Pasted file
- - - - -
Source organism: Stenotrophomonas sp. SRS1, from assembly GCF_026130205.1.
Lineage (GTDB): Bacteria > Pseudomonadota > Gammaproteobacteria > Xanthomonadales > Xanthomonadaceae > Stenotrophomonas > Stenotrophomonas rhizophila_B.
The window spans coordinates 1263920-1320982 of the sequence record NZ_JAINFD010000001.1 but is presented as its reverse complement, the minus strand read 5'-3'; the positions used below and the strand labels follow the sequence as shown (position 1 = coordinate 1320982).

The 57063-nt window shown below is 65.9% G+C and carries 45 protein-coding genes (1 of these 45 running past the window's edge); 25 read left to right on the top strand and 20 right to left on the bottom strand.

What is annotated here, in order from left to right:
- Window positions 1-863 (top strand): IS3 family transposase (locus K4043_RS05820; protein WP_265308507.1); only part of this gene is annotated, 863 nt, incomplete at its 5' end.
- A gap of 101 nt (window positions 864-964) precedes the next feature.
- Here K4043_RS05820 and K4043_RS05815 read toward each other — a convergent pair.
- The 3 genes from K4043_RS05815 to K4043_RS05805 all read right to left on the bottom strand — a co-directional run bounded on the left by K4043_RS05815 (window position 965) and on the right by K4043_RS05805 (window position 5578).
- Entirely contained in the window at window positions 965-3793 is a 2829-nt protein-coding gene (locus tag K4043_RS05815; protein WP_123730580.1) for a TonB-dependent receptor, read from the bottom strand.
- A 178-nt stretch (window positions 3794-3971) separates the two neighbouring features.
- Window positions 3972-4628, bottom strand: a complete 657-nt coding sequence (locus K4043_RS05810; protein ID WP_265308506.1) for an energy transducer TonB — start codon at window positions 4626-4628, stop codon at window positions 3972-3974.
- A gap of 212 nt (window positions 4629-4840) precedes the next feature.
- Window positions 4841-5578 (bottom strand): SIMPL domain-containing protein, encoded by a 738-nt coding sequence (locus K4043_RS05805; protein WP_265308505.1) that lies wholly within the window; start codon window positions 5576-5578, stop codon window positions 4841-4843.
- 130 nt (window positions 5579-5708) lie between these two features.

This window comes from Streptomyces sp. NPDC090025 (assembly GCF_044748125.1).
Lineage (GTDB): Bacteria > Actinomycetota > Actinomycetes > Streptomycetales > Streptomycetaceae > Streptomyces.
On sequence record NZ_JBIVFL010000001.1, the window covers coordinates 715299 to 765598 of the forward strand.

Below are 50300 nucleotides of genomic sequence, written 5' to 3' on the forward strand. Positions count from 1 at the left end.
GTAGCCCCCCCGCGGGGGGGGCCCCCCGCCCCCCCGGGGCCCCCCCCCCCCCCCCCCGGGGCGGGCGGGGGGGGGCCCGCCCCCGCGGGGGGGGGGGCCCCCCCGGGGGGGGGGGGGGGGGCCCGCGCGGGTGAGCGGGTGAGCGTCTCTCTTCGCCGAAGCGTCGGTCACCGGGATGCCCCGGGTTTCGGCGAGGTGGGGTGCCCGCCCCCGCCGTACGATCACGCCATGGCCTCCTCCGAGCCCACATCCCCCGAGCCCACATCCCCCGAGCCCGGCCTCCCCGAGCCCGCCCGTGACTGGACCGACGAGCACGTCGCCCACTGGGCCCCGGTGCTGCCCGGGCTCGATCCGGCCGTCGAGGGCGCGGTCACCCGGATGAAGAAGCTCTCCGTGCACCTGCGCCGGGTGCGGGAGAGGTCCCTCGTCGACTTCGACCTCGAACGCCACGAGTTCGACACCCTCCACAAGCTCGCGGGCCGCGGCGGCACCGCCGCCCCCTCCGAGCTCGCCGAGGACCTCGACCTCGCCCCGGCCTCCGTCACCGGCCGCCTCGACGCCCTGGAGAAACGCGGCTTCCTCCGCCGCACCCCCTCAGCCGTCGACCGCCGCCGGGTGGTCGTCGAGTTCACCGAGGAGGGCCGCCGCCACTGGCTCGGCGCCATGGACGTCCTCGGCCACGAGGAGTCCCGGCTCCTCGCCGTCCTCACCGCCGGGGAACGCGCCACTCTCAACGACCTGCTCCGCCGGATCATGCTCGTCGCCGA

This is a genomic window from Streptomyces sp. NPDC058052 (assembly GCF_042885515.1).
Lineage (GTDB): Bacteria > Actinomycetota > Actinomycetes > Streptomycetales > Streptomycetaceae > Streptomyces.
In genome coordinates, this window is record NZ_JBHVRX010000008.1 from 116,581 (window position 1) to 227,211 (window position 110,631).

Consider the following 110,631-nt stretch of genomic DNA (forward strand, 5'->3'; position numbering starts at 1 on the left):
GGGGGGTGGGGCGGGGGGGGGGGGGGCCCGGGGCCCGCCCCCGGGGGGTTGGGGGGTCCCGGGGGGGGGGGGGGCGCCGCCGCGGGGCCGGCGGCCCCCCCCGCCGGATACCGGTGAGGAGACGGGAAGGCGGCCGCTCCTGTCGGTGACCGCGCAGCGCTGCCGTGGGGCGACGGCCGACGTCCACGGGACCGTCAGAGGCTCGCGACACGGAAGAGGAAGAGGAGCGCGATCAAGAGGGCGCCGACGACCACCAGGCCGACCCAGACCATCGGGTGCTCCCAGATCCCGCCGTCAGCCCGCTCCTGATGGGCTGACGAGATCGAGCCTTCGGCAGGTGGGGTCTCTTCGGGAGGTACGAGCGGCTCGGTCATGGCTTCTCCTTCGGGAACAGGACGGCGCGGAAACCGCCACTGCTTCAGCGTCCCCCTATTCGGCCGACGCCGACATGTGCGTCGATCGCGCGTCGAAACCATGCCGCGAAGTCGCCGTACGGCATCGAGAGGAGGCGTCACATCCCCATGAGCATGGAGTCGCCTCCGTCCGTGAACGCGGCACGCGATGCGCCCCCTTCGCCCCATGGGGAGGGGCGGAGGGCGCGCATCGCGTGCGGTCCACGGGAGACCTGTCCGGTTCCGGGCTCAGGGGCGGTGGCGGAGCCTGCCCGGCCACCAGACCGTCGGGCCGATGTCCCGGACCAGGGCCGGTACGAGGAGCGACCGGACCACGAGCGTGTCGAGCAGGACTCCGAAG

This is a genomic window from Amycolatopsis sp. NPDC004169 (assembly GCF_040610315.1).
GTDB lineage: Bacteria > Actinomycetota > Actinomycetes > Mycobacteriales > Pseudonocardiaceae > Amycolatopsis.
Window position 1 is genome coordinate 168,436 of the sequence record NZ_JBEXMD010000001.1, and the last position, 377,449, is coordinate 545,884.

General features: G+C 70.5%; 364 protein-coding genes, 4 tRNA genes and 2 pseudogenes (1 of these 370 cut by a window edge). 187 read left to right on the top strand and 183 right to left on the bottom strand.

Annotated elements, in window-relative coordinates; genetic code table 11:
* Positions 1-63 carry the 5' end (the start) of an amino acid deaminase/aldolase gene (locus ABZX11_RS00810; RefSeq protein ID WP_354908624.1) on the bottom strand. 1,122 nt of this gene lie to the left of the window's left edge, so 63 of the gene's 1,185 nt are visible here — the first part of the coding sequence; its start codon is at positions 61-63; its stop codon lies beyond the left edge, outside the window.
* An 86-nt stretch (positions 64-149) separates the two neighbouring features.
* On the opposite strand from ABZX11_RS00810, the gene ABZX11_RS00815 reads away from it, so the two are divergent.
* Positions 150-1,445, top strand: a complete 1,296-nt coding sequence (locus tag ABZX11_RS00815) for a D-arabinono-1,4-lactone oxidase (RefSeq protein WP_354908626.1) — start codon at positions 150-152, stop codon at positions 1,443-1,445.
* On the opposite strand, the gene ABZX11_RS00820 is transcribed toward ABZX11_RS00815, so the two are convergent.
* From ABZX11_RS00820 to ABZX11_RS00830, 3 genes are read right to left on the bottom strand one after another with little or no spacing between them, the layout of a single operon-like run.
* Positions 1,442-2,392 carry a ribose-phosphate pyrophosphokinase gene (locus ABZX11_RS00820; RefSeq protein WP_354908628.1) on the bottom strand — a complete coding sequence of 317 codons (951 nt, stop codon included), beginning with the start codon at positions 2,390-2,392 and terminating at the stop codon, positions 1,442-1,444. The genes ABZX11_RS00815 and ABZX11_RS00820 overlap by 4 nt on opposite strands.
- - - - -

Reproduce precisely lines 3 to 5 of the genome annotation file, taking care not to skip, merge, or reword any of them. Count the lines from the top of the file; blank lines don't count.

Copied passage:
The window spans coordinates 1263920-1320982 of the sequence record NZ_JAINFD010000001.1 but is presented as its reverse complement, the minus strand read 5'-3'; the positions used below and the strand labels follow the sequence as shown (position 1 = coordinate 1320982).

The 57063-nt window shown below is 65.9% G+C and carries 45 protein-coding genes (1 of these 45 running past the window's edge); 25 read left to right on the top strand and 20 right to left on the bottom strand.

What is annotated here, in order from left to right: